The American Kennel Club describes a Yorkshire Terrier to be affectionate, tomboyish and sprightly.

It looks charming with its silky hair.

Terriers were bred to hunt and dig up places.

D. Where Breed Came From:

The history of a Yorkie takes us back to England where it was bred to catch rats in the mills.

The ancestors of this breed are Waterside Terriers.

They had long blue-gray haircoat and were small in size.

This breed was known as Broken-Haired Scotch Terrier before it came to be known as Yorkshire Terrier.

In the present times, it is seen as an ornamental or fashion accessory rather than being used for hunting or digging up.

E. Size:

Yorkshire Terriers can grow up to a height of 7-8 inches and weigh not more than 7 pounds.

This makes it similar to Chihuahua but comparatively, they are still heavier and taller than Chihuahuas.

“Teacup Yorkie” or “Tiny Yorkies” is a myth.

Run away from breeders who claim to sell such breeds.

F. Trainability:

Trainability

Are Yorkies hard to train? Well, yes.  

These dogs have less attention span which makes it difficult for them to follow what’s going on in the training.

Their training should start as early as 7-8 weeks old.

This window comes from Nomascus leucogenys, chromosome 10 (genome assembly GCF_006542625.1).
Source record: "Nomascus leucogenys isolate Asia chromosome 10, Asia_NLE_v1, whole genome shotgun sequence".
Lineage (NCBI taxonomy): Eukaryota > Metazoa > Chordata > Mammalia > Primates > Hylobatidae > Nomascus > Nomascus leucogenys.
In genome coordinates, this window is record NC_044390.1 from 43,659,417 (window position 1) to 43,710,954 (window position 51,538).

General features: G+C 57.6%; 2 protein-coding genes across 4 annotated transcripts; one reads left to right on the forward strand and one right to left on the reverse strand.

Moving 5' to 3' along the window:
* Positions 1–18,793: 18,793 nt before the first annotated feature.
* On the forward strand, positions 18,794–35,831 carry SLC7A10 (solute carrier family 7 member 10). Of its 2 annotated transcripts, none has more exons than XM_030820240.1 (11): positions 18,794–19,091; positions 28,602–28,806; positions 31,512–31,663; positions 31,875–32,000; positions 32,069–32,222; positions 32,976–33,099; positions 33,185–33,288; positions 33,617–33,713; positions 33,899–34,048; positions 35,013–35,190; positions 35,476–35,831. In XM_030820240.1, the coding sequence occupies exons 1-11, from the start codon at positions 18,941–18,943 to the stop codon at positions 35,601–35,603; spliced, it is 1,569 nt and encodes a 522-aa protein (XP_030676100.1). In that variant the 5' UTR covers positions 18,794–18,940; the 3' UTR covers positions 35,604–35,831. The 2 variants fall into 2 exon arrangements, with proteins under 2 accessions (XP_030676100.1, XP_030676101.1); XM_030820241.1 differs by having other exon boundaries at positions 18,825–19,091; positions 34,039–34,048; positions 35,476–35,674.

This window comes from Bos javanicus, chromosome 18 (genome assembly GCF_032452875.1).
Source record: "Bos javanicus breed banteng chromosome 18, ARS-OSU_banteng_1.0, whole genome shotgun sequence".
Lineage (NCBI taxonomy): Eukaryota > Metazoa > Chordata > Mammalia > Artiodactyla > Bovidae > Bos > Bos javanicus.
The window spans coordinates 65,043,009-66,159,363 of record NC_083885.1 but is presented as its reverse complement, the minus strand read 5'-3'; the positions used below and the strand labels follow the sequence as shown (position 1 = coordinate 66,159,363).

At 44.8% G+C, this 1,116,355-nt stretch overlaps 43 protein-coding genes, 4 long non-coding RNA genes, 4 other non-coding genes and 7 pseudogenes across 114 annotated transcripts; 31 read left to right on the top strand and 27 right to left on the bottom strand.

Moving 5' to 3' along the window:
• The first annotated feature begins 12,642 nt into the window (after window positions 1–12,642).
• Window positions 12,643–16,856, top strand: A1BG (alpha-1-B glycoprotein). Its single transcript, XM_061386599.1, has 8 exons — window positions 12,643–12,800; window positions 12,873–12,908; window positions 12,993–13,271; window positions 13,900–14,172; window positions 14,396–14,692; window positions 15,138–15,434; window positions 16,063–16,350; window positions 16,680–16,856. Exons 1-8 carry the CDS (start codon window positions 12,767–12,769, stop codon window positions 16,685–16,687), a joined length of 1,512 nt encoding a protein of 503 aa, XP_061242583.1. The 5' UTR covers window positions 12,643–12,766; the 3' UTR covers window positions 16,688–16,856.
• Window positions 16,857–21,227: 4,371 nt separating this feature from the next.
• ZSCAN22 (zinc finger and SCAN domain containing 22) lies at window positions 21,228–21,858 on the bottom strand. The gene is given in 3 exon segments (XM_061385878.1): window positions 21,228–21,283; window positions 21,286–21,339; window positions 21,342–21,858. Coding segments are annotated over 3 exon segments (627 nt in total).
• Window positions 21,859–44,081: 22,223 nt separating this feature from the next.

Start with some short training sessions with basic commands.

Their training involves four main aspects which should be followed.

They involve Basic commands Training, Clicker Training, Respect Training, and Potty training.

The clicker is an instrument which creates a noise.

This noise has to be associated with positive reinforcement for the dog.

Give them a treat or reward if they are successful in following the noise.

Do not mistake the clicker to be a toy which grabs the attention of your dog.

Respect training involves giving them both negative and positive reinforcement.

Do not hurt your dog.

Negative reinforcement can be shown using facial expressions, body language, and change in voice.

G. Grooming:

Yorkshire-Terrier-Grooming

Yorkies are famous for their silky soft coat. 

Their hair is similar to that of human hair.

It either comes off while brushing or sheds when it becomes weak.

This breed has a single-layered coat which consists of hair and not fur.

If you want to stay away from cleaning car seats and sofa seats full of fur then this is the perfect dog breed for you.

The hair above their eyes should be tied into a bow so that there is no irritation in the eyes.